Monitoring agricultural soil moisture extremes in Canada using passive microwave remote sensing.

Champagne, C., McNairn, H., and Berg, A.A. (2011). "Monitoring agricultural soil moisture extremes in Canada using passive microwave remote sensing.", Remote Sensing of Environment, 115(10), pp. 2434-2444. doi : 10.1016/j.rse.2011.04.030  Access to full text

Abstract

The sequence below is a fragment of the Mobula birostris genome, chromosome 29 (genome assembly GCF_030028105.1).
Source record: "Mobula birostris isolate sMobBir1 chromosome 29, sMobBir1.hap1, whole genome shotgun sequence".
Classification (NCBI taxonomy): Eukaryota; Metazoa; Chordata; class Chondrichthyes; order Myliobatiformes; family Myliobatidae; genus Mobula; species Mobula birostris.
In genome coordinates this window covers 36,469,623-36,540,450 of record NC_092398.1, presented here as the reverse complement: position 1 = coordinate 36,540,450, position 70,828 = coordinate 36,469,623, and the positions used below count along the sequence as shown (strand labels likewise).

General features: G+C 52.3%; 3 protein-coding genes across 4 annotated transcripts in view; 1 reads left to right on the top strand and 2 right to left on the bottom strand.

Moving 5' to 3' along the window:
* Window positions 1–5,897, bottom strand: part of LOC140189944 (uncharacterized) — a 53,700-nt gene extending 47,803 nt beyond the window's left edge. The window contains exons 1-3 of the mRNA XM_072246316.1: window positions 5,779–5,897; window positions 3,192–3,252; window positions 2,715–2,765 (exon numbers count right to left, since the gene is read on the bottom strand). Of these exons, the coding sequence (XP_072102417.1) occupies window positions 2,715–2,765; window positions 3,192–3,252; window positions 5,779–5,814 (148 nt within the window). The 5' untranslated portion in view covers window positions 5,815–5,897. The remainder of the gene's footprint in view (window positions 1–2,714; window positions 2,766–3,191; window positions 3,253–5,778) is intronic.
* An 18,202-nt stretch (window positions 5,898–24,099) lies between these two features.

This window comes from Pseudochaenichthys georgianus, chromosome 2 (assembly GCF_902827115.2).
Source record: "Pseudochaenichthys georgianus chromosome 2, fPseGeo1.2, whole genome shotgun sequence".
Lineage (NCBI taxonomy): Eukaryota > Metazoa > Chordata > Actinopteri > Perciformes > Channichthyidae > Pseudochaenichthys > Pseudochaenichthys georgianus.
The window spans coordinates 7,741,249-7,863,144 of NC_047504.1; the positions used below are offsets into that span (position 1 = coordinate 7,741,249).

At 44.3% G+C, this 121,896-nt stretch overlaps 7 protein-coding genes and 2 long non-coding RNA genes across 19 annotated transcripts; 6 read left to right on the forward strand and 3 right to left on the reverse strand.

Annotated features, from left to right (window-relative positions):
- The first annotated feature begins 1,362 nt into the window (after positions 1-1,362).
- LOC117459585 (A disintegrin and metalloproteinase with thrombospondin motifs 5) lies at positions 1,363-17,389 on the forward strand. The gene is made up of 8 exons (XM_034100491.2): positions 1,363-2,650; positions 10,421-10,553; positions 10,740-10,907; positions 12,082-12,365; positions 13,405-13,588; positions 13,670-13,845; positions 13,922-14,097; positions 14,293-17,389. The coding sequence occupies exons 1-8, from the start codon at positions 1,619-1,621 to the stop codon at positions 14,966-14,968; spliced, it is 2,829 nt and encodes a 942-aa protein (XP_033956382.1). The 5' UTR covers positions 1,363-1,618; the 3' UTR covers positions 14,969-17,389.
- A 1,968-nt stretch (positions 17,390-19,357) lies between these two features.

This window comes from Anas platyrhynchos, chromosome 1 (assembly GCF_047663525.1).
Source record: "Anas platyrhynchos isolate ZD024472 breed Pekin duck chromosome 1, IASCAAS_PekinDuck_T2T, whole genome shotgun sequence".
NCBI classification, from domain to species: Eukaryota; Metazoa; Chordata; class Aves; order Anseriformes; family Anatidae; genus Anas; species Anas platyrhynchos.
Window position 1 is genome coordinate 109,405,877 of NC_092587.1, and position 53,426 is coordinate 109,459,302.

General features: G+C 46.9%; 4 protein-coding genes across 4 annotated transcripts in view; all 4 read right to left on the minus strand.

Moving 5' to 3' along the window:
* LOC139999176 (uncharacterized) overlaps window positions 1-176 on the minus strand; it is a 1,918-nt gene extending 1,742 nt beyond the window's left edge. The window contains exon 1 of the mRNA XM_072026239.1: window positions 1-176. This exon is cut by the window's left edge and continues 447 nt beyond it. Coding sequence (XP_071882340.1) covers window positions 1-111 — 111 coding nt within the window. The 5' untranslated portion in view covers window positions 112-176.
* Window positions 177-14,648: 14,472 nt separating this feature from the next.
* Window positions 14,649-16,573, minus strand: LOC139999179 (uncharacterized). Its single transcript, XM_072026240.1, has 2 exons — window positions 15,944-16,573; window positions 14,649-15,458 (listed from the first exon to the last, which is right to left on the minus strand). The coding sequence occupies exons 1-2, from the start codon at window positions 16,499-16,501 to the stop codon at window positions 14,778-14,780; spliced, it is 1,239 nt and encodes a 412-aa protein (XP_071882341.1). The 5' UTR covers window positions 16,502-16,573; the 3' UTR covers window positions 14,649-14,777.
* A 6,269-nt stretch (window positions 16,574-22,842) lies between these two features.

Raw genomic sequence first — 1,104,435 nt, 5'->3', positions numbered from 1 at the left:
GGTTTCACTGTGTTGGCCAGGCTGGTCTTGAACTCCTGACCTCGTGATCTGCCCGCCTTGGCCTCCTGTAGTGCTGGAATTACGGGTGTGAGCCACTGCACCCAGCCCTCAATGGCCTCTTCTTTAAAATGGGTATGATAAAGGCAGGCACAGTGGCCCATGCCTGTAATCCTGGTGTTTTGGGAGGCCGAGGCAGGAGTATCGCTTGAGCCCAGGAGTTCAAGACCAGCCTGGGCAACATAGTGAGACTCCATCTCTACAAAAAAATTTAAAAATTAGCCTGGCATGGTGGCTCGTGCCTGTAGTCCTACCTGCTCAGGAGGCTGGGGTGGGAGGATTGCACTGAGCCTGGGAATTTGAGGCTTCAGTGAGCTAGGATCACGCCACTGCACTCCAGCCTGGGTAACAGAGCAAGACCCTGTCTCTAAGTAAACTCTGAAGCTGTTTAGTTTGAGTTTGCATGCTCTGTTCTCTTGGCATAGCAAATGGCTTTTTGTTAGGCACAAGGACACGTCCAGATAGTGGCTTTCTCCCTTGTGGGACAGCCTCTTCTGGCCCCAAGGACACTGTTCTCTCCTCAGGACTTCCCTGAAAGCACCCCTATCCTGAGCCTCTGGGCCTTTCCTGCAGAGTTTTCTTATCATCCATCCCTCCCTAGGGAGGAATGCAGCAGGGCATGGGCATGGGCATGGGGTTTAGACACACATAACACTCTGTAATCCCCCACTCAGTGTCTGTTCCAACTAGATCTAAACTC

Current methods to assess soil moisture extremes rely primarily on point-based in situ meteorological stations which typically provide precipitation and temperature rather than direct measurements of soil moisture. Microwave remote sensing offers the possibility of quantifying surface soil moisture conditions over large spatial extents. Capturing soil moisture anomalies normally requires a long temporal record of data, which most operating satellites do not have. This research examines the use of surface soil moisture from the AMSR-E passive microwave satellite to derive surface soil moisture anomalies by exploiting spatial resolution to compensate for the shorter temporal record of the satellite sensor. Four methods were used to spatially aggregate information to develop a surface soil moisture anomaly (SMA). Two of these methods used soil survey and climatological zones to define regions of homogeneity, based on the Soil Landscapes of Canada (SLC) and the EcoDistrict nested hierarchy. The second two methods (ObShp3 and ObShp5) used zones defined by a data driven segmentation of the satellite soil moisture data. The level of sensitivity of the calculated SMA decreased as the number of pixels used in the spatial aggregation increased, with the average error reducing to less than 5% when more than 15 pixels are used. All methods of spatial aggregation showed somewhat weak but consistent relationship to in situ soil moisture anomalies and meteorological drought indices. The size of the regions used for aggregation was more important than the method used to create the regions. Based on the error and the relationship to the in situ and ancillary data sets, the EcoDistrict or ObShp3 scale appears to provide the lowest error in calculating the SMA baseline. This research demonstrates that the use of spatial aggregation can provide useful information on soil moisture anomalies where satellite records of data are temporally short.

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